Sunday, April 2, 2017

In the House of Affliction

In the liturgical calendar, today, the Fifth Sunday in Lent, marks the beginning of Passiontide, when we shift our attention to Christ’s suffering and death. In the congregations where I have served before, we would mark this day by covering all the crosses in the church with purple veils.  This isn’t your practice here, probably because of the number of yards of purple cloth it would take to cover that cross suspended from the ceiling over the Altar. 

But it remains fitting to grapple with this Gospel text, the story of the raising of Lazarus, on this day.  The Book of Isaiah describes death as “the covering that is cast over all peoples, the veil that is spread over all nations.[1]”  Even if there are no cloth veils in the sanctuary, the events of the story we have just heard are shrouded by death’s power. 

Lazarus, is of course, a man destined to die from the beginning of the story, and he will rest in the tomb for four days before Jesus arrives.  His sisters are shattered with grief, and they are surrounded by a crowd of mourning friends, who seem to be trying, without much success to offer comfort.  Even the name of their village, Bethany, gives the measure of things—it means “the house of affliction[2]

Friday, March 31, 2017

Ponder: "suffering with him"

“To be a fellow heir of Christ means to be glorified with him, but he will be glorified with him who by suffering for him suffers with him.”

Ambrose, Letter 35.4

Ponder: "flows from the Altar"

“As Saint Thomas Aquinas tells us, the priest’s power over the corpus mysticum follows from his power over the corpus physicum of Christ.  It is because he consecrates the Body and Blood of Christ that the priest can teach, govern and sanctify the members of the Church.  Practically, this means that he walks into the confessional from the foot of the Altar, that he mounts the pulpit after having enacted the mystery of Redemption.  Every sick call, every word of counsel in the parlor, every catechism lesson taught to children, every official act in the chancery flows from the Altar.  All power resides there, and the more shortcuts we take from the tabernacle to our other priestly duties, the less spiritual strength we have for those duties.”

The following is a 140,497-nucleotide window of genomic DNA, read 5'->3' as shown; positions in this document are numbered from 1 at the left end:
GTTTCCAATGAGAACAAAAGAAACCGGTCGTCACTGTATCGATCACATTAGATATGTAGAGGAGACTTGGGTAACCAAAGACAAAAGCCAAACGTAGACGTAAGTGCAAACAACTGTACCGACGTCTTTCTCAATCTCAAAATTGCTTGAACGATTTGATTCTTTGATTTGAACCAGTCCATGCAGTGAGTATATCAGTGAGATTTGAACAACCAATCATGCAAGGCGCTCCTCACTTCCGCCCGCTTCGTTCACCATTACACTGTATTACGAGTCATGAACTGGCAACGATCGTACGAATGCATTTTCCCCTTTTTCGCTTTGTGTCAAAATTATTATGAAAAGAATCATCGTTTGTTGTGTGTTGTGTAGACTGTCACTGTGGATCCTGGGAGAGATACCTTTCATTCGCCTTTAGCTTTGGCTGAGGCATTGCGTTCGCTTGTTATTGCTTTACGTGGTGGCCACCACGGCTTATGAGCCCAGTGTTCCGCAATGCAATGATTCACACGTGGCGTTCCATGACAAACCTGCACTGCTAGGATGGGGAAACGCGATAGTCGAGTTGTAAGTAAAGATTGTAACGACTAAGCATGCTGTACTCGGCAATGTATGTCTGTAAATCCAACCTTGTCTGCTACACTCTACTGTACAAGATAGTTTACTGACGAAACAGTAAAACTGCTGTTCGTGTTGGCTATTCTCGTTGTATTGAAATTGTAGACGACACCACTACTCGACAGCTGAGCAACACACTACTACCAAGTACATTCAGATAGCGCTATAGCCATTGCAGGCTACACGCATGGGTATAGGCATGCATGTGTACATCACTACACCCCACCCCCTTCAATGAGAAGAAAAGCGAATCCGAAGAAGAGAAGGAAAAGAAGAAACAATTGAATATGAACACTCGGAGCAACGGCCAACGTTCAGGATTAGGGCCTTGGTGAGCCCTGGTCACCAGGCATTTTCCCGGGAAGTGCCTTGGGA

Fulton Sheen, The Priest is Not His Own (1963), 231.


Ponder: "song of the angels"

“Despite all our complaining, we love the Breviary. Our life has two principal gripes: one, the food in the seminary before we are ordained; and two, the breviary after we are ordained.  But we grow fat on the meals, and we advance in holiness with the breviary.  We expect too much from it at first, as does a bride of her groom. But once we realize that when we pick up the book we are not mockingbirds singing for ourselves alone, that our melody is, rather, the song of the angels rising to the throne of God on behalf of the Mystical Body and the world, it becomes easier.”

Fulton Sheen, The Priest is Not His Own (1963), 145-6.

Thursday, March 30, 2017

Ponder: "the secret of thanksgiving"

“If the soul very early learnt to say, ‘thank God,’ its troubles would be almost at an end.  There is a homely principle, if a motor skids, turn it in that direction.  If when troubles come, we turn them into thanksgiving our soul returns to balance at once. There will be sweetness, strength, honey in the mouth of the lion. There is no greater secret than the secret of thanksgiving, even thanksgiving for everything except our failures.  Even then, we may thank God for the humiliation failures bring.”

Vincent McNabb, OP, The Craft of Suffering (1936), 56.

Ponder: "a good servant for the soul"

“The more we shun suffering, the more we come under its thrall, we become its slave.  To seek it, or at least to endure it, and to love it not for its own sake but for the sake of the good things that may be wrought through it, that is to become its master. Suffering that is such a bad master makes a good slave, a good servant for the soul in love with Jesus Crucified.”

Vincent McNabb, OP, The Craft of Suffering (1936), 73.

Ponder: "the world is being found out at last"

“Many are now [1932] suffering the loss of earthly goods.  What a most glorious occasion of thanksgiving! It is to me great anguish to see so many people suffering in that way. But there is also a deep sense of thanksgiving that the world is being found out at last. We are almost heartbroken to see the Prodigal Son herding with swine, but rejoicing that he knows swill is no food for man and swine no company for gentlemen. There is some chance of the poor prodigal thinking of his father’s home and turning back. To go back is often spiritual progress. It hardly seems right to sing ‘Te Deum,’ and yet deep down in our hearts there is gratitude to God that Mammon is at last revealing is essential cruelty and vulgarity, so that mankind in his utter destitution will see that the only thing sufficiently steadfast is Nazareth and the only God worth worshipping is Jesus of Nazareth.”

Vincent McNabb, OP, The Craft of Suffering (1936), 57.